Small asterisms, or star patterns, are often overlooked. One striking example of this than the Coat Hanger, which is now well placed for evening viewing in the constellation of Vulpecula.
The brightest comet to appear in Northern Hemisphere skies in nearly a quarter of a century will soon be ending its run as a naked-eye object.
Skywatchers the world over are buzzing about Comet NEOWISE, the first easily-visible comet to appear in years. Your favorite mobile astronomy app can tell you when, where and how to look for it.
The gorgeous image shows Comet NEOWISE blazing above a Falcon 9 rocket that's poised to launch South Korea's first military satellite today (July 20).
Comet NEOWISE has returned to the skies and is delighting skywatchers. So what makes this comet so special?
This week, Jupiter and Saturn appear at their very best, with Jupiter having just arrived at opposition July 14 and Saturn to reach its own opposition July 20.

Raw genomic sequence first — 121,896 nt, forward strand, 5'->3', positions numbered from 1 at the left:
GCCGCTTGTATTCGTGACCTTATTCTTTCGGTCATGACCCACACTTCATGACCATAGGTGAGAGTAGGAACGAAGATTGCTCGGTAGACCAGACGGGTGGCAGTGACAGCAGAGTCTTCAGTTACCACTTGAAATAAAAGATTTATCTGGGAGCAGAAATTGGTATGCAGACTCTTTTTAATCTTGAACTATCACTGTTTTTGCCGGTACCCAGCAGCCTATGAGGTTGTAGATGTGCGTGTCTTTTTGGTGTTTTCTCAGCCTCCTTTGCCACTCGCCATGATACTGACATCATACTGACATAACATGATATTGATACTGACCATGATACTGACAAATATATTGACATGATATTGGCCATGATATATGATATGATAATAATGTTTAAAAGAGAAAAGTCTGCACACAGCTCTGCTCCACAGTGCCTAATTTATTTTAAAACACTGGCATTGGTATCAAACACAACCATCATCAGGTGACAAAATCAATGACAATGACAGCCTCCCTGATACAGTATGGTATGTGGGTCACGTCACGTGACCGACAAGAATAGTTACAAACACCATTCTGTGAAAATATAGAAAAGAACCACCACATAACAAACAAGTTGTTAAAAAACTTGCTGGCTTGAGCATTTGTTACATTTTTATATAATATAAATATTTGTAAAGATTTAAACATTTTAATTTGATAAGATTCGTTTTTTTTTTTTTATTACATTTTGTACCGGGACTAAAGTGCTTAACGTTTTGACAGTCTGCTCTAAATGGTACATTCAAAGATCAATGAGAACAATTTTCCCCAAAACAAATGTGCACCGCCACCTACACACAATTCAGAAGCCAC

Are you excited to spot Comet NEOWISE as it pops into view in the night sky? Do you want to try your hand at photographing the cosmic snowball?
Astronomers are buzzing about Comet NEOWISE, which observers under clear, dark skies in the Northern Hemisphere can currently see with the naked eye.
A new generation of optically "fast" telescopes, connected to compact high-resolution video cameras, is poised to disrupt amateur astronomy — in a good way.
See photos of Comet C/2020 F3 NEOWISE, which is bright enough to spot with the naked eye, seen from Earth and space.
Jupiter will be at its biggest and brightest in the sky tonight (July 14) as the planet reaches opposition, the point in its orbit where it's almost directly opposite the sun in our sky.
NASA's record-breaking Parker Solar Probe has given us a great new look at the gorgeous comet that's been gracing our predawn skies.
After putting on a great show in our evening sky during the first half of this year, dazzling Venus puts on a spectacular showing for early morning risers for the balance of 2020.
Comet NEOWISE is starting to put on a show for skywatchers, and not just those of us restricted to Earth's surface.
NASA's Jupiter-orbiting Juno probe has captured gorgeous imagery of a storm that recently cropped up on the giant planet.